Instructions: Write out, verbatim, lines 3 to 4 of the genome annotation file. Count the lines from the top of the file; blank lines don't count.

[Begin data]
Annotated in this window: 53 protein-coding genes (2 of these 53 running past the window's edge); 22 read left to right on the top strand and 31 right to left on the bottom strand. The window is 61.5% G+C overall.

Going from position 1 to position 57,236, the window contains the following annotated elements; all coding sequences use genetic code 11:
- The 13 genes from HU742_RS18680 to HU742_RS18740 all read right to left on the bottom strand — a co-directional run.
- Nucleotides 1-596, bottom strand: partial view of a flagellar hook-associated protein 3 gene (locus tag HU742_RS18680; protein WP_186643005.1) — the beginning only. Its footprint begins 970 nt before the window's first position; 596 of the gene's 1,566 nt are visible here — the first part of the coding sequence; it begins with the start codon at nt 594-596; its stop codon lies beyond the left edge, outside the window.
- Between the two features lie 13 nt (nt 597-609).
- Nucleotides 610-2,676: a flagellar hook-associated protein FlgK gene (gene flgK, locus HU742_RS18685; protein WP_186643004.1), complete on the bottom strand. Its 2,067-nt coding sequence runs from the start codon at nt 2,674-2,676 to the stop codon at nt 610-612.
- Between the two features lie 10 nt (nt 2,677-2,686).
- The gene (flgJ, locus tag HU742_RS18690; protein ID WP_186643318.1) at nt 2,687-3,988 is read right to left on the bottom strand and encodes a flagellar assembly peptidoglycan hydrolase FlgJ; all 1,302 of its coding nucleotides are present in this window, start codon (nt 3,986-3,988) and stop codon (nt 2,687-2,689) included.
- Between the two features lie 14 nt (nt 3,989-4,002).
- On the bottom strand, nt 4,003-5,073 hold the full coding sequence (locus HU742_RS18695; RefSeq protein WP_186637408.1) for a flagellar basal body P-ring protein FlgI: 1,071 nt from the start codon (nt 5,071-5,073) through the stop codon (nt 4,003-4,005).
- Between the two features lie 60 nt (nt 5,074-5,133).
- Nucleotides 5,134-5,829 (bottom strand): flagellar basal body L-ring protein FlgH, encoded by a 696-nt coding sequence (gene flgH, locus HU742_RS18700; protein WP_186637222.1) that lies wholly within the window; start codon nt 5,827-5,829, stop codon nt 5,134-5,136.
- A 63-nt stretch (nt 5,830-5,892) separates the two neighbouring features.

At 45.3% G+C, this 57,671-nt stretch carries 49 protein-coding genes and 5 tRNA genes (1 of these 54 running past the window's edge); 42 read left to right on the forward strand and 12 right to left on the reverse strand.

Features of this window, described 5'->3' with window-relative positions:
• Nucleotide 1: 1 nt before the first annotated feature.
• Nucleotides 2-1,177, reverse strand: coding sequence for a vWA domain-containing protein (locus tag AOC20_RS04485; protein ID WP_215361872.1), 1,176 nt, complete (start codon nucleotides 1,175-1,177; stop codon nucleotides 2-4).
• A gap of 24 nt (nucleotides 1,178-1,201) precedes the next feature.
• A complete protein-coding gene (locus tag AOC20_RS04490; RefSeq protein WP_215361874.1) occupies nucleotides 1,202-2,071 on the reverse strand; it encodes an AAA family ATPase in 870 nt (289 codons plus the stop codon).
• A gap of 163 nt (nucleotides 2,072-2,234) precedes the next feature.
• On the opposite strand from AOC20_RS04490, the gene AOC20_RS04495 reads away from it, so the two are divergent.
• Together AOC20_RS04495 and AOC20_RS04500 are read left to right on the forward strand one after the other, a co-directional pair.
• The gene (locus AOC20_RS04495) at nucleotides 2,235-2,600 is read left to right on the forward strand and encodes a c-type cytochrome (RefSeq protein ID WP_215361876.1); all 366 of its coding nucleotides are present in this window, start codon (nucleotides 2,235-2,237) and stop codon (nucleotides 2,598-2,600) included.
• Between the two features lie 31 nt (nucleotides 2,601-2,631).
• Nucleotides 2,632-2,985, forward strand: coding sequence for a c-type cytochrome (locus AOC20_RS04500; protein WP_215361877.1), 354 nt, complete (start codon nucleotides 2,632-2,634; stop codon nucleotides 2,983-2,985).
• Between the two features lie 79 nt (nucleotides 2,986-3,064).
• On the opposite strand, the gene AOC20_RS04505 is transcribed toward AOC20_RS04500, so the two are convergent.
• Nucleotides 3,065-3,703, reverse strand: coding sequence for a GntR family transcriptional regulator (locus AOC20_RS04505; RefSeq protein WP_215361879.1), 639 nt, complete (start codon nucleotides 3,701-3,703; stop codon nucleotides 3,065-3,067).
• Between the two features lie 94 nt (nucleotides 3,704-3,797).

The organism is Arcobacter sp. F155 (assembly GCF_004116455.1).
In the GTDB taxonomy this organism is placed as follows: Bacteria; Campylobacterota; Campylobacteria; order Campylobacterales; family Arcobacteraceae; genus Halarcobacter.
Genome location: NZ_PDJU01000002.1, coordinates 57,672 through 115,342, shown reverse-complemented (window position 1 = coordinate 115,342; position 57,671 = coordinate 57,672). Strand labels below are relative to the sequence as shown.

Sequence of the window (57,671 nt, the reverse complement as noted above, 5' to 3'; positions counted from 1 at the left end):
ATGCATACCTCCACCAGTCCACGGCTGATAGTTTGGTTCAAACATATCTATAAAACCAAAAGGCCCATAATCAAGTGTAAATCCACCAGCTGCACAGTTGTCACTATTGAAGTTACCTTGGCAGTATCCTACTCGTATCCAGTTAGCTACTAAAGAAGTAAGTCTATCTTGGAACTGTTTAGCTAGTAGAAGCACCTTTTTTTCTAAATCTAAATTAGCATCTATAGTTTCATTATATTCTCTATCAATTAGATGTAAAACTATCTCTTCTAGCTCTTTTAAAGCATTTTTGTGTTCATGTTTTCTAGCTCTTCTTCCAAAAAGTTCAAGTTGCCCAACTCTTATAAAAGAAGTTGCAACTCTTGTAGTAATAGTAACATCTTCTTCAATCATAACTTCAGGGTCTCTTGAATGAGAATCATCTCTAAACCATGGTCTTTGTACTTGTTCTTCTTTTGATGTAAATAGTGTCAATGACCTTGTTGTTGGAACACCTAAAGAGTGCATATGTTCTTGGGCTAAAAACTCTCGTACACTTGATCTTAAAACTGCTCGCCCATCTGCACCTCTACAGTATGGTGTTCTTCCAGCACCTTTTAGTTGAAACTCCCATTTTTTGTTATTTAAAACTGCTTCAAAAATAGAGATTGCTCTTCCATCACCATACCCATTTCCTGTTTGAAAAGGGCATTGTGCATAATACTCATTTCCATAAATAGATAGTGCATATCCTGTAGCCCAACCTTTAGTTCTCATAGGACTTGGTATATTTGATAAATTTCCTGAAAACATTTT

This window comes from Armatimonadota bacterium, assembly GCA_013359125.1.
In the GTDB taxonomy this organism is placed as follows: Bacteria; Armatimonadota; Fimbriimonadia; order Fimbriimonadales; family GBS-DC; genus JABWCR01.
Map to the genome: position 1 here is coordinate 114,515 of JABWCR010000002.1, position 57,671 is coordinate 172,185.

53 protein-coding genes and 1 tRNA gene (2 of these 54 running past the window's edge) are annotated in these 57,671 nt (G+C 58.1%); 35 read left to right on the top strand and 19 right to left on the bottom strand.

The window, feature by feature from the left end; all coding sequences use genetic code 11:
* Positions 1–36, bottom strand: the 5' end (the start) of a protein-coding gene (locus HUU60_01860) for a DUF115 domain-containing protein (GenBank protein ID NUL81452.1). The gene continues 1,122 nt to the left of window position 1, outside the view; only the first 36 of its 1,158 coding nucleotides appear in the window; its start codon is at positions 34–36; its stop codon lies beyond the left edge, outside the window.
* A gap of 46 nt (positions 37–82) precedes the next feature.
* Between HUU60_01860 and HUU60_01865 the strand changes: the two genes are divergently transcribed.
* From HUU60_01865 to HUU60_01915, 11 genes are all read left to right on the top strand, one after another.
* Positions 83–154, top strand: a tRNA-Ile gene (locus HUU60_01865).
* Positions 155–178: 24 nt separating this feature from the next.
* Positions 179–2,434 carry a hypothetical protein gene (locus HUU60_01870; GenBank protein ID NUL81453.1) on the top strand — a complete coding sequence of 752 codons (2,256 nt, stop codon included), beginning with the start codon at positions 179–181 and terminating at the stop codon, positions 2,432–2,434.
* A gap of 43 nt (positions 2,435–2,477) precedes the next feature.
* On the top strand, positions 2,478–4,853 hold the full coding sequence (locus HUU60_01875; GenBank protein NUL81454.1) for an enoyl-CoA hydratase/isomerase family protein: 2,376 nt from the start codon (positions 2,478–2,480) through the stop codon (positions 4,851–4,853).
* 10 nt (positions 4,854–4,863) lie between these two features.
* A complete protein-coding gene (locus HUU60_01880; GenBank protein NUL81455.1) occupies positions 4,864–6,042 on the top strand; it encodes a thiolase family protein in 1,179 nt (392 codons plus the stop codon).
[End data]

- The 13 genes from HU742_RS18680 to HU742_RS18740 all read right to left on the bottom strand — a co-directional run.
- Nucleotides 1-596, bottom strand: partial view of a flagellar hook-associated protein 3 gene (locus tag HU742_RS18680; protein WP_186643005.1) — the beginning only. Its footprint begins 970 nt before the window's first position; 596 of the gene's 1,566 nt are visible here — the first part of the coding sequence; it begins with the start codon at nt 594-596; its stop codon lies beyond the left edge, outside the window.